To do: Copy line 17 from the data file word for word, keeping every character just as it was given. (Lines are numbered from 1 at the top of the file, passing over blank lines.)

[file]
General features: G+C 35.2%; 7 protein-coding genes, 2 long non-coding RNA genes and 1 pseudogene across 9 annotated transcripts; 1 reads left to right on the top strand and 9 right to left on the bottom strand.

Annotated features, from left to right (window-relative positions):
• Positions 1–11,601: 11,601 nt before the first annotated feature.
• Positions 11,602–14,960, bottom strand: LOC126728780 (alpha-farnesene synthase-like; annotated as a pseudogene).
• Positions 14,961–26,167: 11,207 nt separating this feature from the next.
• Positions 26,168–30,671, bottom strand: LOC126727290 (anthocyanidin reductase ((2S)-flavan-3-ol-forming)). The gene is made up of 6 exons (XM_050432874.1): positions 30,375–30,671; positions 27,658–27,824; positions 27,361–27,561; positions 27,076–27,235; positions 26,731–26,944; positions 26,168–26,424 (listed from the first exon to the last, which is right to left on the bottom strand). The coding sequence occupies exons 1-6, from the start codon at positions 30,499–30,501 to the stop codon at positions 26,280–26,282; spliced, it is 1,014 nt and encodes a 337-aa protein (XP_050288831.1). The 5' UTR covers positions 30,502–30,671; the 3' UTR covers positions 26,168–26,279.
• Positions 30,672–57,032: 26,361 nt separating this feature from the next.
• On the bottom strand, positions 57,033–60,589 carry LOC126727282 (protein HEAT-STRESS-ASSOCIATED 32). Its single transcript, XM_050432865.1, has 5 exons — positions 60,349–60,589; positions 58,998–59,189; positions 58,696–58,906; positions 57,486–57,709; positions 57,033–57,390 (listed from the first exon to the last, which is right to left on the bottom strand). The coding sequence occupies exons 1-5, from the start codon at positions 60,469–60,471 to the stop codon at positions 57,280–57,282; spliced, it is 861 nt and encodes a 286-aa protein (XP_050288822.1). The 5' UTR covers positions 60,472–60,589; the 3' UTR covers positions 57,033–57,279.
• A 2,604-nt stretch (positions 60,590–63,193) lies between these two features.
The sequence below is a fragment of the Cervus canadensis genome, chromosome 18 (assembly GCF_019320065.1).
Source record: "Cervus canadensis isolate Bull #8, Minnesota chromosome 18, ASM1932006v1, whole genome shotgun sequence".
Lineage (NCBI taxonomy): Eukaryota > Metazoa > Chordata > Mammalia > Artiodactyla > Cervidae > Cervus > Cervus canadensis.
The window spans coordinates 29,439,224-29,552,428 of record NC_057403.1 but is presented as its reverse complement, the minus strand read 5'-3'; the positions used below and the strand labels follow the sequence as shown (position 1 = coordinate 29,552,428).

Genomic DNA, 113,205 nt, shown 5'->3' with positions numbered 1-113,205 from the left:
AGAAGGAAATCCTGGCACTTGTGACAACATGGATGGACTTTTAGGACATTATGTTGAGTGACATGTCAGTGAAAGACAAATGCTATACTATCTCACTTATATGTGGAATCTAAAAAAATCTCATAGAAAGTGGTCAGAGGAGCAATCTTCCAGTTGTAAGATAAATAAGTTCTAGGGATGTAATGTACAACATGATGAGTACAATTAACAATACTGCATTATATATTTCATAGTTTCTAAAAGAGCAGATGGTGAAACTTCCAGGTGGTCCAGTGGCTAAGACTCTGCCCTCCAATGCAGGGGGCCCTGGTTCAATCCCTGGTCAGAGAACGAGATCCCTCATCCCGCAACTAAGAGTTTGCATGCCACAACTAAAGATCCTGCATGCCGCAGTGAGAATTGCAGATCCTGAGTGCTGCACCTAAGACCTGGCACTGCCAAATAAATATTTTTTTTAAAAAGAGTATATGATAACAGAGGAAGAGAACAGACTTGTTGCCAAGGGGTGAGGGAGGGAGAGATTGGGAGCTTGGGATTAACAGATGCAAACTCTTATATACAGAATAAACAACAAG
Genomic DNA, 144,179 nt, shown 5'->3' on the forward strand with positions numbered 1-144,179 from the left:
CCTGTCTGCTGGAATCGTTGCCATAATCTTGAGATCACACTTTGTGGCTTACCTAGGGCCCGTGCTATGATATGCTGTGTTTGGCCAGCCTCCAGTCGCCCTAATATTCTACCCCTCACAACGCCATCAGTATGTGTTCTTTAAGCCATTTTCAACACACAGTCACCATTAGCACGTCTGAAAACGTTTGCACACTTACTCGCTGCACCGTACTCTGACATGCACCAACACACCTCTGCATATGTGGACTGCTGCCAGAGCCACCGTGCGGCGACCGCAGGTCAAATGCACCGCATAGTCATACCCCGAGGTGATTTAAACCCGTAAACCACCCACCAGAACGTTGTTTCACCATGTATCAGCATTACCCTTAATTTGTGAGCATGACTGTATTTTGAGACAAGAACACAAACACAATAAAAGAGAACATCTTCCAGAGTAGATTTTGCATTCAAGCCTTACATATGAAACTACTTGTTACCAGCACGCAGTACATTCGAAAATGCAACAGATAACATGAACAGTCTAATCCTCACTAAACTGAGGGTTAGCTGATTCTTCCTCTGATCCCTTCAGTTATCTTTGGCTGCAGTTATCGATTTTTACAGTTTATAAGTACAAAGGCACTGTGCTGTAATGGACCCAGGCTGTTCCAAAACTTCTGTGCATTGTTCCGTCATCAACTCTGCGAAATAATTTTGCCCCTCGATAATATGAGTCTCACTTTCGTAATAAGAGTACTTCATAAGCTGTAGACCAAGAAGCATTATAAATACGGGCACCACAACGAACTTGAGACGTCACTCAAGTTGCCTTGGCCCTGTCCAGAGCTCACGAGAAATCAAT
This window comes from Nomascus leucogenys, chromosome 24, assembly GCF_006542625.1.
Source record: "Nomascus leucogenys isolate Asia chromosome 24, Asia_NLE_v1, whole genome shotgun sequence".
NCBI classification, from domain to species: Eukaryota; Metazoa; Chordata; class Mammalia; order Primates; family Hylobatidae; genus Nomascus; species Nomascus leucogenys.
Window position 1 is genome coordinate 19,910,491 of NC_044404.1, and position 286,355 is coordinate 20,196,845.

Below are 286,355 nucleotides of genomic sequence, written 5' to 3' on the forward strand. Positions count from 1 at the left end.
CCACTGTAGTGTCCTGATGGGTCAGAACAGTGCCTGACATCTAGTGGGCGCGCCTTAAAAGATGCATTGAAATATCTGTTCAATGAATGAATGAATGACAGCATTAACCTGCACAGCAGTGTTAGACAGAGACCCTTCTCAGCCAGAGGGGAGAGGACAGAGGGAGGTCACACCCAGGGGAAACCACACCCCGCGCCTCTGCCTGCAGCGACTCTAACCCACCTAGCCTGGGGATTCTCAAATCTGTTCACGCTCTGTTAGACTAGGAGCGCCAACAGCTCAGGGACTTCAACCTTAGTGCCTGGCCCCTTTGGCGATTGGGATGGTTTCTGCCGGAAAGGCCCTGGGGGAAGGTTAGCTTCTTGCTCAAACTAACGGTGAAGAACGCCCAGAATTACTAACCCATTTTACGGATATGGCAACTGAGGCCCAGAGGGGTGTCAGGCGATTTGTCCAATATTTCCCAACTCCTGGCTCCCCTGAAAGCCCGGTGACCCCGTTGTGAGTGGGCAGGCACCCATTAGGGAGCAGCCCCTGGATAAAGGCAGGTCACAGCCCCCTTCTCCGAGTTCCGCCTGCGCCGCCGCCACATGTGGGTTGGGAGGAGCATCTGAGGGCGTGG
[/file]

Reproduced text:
CCTGTCTGCTGGAATCGTTGCCATAATCTTGAGATCACACTTTGTGGCTTACCTAGGGCCCGTGCTATGATATGCTGTGTTTGGCCAGCCTCCAGTCGCCCTAATATTCTACCCCTCACAACGCCATCAGTATGTGTTCTTTAAGCCATTTTCAACACACAGTCACCATTAGCACGTCTGAAAACGTTTGCACACTTACTCGCTGCACCGTACTCTGACATGCACCAACACACCTCTGCATATGTGGACTGCTGCCAGAGCCACCGTGCGGCGACCGCAGGTCAAATGCACCGCATAGTCATACCCCGAGGTGATTTAAACCCGTAAACCACCCACCAGAACGTTGTTTCACCATGTATCAGCATTACCCTTAATTTGTGAGCATGACTGTATTTTGAGACAAGAACACAAACACAATAAAAGAGAACATCTTCCAGAGTAGATTTTGCATTCAAGCCTTACATATGAAACTACTTGTTACCAGCACGCAGTACATTCGAAAATGCAACAGATAACATGAACAGTCTAATCCTCACTAAACTGAGGGTTAGCTGATTCTTCCTCTGATCCCTTCAGTTATCTTTGGCTGCAGTTATCGATTTTTACAGTTTATAAGTACAAAGGCACTGTGCTGTAATGGACCCAGGCTGTTCCAAAACTTCTGTGCATTGTTCCGTCATCAACTCTGCGAAATAATTTTGCCCCTCGATAATATGAGTCTCACTTTCGTAATAAGAGTACTTCATAAGCTGTAGACCAAGAAGCATTATAAATACGGGCACCACAACGAACTTGAGACGTCACTCAAGTTGCCTTGGCCCTGTCCAGAGCTCACGAGAAATCAAT